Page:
Happy St. Patrick’s Day! San Felipe de Austin Historic Site

3/17/13 Sunday at Columbus, TX (Colorado River Campground-TT)

St. Patrick is my patron saint. I remember dressing up as him in elementary school. Now this day brings memories of the St. Patrick’s Day party given by the Winston Cashett Law firm, their fun invitations and marvelous free food, as well as good times with fellow Bankruptcy co-workers.

Last evening was WARM, so we kept our bedroom window open and still had trouble sleeping. This morning was WARM, 70 degrees by 9:30 am. With that, we went to Mass, then got groceries at H E B. I tell you, I think I know why Texans tend to overweight problems, it’s all H E B’s fault! Our freezer and fridge are stuffed with goodies we couldn’t refuse. By buying 4 pounds of Tilapia (for $11), we got a package of rice with corn and pablano, coleslaw salad, re-fried beans and corn tortillas for free.

For our hot afternoon we took our air conditioned car to the Stephen F Austin Park, near Houston. We ran into heavy traffic, on a Sunday no less, so we suspect that was because of the Spring Break people returning home.


Looks like they had fun on Spring Break







Maybe they were chased by this ATV, like it’s carrier is chasing them now.






Stephen Fuller Austin – The Father of Texas. (can click on photo to enlarge-good looking guy)  He brought “The Old 300” colonists to Texas, giving them and others land grants from Mexico, over 1,000 in the end. Thus forming San Felipe de Austin, the first major city in Texas. William Travis and Sam Houston lived here as well as Austin.



A replica of Austin’s log home, serving as the land office and center of commerce. It was later given a second floor and became “Whiteside Hotel”, although this was burnt with the rest of the town in the end.





Copy of page from land grant book. Cool signatures. Stephen Austin’s signed his name in Spanish, so that’s why it’s Esteven Austin. Samuel Williams has the most beautiful signature.





This is a replica of the flag designed by Stephen Austin and fellow commissioners for an “Independent Flag” (independent from Mexico), also known as the San Felipe Flag and Mosely Baker Flag.  It has the English Jack for origins of Anglo-Americans, 13 stripes for their coming from all 13 states, the star is for Texas, the only state in Mexico “retaining the least spark of the light of Liberty”.

Speaking of liberty, at this point Mexico had outlawed slavery, yet these colonists brought slaves with them. They got around this law by having the slaves sign contracts, then calling them “contract labor”.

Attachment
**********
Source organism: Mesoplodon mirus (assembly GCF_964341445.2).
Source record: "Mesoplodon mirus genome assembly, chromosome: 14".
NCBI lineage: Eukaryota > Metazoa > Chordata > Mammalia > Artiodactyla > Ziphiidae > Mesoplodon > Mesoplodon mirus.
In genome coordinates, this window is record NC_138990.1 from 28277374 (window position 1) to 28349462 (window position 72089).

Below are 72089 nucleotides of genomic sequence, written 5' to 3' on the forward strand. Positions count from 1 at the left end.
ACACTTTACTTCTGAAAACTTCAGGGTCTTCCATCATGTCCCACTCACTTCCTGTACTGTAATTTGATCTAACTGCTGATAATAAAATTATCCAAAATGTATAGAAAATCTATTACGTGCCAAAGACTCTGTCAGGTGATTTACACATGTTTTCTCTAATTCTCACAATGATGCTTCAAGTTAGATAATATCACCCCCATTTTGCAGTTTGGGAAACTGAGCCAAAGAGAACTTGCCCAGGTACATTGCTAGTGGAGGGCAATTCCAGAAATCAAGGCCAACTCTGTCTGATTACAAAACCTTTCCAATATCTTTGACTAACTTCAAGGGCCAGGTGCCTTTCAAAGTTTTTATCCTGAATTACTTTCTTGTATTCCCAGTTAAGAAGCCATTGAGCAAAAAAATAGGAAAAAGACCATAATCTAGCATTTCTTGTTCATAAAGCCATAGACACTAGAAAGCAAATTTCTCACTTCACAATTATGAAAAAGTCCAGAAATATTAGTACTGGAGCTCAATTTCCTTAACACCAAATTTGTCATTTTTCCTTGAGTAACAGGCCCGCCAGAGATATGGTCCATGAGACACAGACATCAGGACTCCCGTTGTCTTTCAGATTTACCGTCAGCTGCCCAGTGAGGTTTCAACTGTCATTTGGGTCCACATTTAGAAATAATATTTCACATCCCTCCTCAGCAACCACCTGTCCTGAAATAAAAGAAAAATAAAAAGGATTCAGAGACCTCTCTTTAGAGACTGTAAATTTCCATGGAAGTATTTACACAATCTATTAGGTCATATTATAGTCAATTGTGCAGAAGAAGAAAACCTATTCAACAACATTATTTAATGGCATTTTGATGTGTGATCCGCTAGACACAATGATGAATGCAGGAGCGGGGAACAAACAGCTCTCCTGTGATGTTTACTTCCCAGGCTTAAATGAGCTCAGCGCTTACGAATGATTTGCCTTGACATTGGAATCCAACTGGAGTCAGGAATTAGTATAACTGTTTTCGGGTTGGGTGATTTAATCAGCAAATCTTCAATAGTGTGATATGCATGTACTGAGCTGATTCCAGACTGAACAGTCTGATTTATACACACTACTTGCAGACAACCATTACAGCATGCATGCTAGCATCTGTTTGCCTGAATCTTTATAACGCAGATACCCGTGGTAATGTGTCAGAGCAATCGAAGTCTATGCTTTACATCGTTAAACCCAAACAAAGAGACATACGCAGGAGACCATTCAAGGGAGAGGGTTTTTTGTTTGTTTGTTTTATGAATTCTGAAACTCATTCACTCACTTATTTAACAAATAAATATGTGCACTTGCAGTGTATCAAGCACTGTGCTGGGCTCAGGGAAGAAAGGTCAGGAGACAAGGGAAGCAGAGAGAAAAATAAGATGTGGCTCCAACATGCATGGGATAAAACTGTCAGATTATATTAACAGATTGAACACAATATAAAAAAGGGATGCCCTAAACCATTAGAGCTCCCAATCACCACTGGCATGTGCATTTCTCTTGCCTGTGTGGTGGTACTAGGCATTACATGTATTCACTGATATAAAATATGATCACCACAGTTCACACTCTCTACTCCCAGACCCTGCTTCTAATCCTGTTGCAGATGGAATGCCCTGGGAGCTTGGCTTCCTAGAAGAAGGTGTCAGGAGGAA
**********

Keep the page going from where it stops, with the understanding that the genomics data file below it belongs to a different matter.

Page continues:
After the incidents at Alamo and Goliad, the settlers feared Santa Anna’s approach so, not wanting his army to have access to their provisions, they set their town (San Felipe) ablaze before they left in the “Runaway Scrape”. Interestingly, we understand that one woman stayed behind: Celia Allen, an African American who came as a slave but later was given her freedom. She ran the local bakery (had a brick oven). She stayed and Santa Anna used her oven to store his cannon.

A history of Texas in short: “During the colonial era, Texas was governed by the Republic of Mexico. Mexican independence from Spain in 1821 was followed by Texas independence from Mexico in 1836. The Republic of Texas lasted through 1845 when Texas became the 28th US State.

All of this was displayed at the Stephen F Austin Historical Site. We went on to investigate the Stephen Austin Park. It could handle our 40′ RV. The fun moment here was when we were asking the park ranger about the San Jacinto Historical Park, pronouncing it as (huh SIN toe) but she corrected us, saying it’s (Juh SIN toe), because “we won the war”! They are SO proud of Texas. We see Texas flags all over. I think part of it is because they were a country in their own right, unlike the other states, before they joined the US.

On our way home we saw still lots of of congestion on I-10, heading towards Houston, all the way back to Columbus.

We spent the rest of the day determining what we’ll do and where we’ll stay until Easter Sunday. We also got in a wonderful talk with our son Justin.


About Patricia Elser

I've always loved the loose, flowing, transparent look of watercolors, of Chinese paintings and their calligraphy, but alas, no watercolor classes were available when I was in school, so that interest remained buried until my children were grown. Even then, I was afraid that I couldn't really paint, so upon my sister's advice, I actually started to take classes. I signed up for every class available, determined to learn no matter how afraid I was. I came upon a teacher, Stan Miller, who inspired me, who opened the door to success in watercolor. I love to look at beautiful images. I want to capture them forever. All my life, photography was how I gathered images of the beauty I saw. Thanks to all that photography, I enjoy composing pictures, especially up close. Watercolors allow me to add more of me in their translation of that beauty. My paintings reflect my love for music and dance, with their rhythm and flow. I am fascinated by the play of light, so it appears in my pictures as drama for they are filled with darks and lights. Maybe it's the challenge, maybe it's the beauty, but now, when a work comes together, it fills my soul.
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